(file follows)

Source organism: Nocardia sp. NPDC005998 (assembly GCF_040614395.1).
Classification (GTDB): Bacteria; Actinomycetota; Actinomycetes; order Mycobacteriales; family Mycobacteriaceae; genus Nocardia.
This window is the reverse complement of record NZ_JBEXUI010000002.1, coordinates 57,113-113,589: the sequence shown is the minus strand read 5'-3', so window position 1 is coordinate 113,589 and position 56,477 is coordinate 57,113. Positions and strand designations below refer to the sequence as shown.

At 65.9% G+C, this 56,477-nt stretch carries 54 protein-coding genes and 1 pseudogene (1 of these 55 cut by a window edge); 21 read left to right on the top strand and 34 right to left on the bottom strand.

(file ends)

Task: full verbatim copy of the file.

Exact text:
Source organism: Nocardia sp. NPDC005998 (assembly GCF_040614395.1).
Classification (GTDB): Bacteria; Actinomycetota; Actinomycetes; order Mycobacteriales; family Mycobacteriaceae; genus Nocardia.
This window is the reverse complement of record NZ_JBEXUI010000002.1, coordinates 57,113-113,589: the sequence shown is the minus strand read 5'-3', so window position 1 is coordinate 113,589 and position 56,477 is coordinate 57,113. Positions and strand designations below refer to the sequence as shown.

At 65.9% G+C, this 56,477-nt stretch carries 54 protein-coding genes and 1 pseudogene (1 of these 55 cut by a window edge); 21 read left to right on the top strand and 34 right to left on the bottom strand.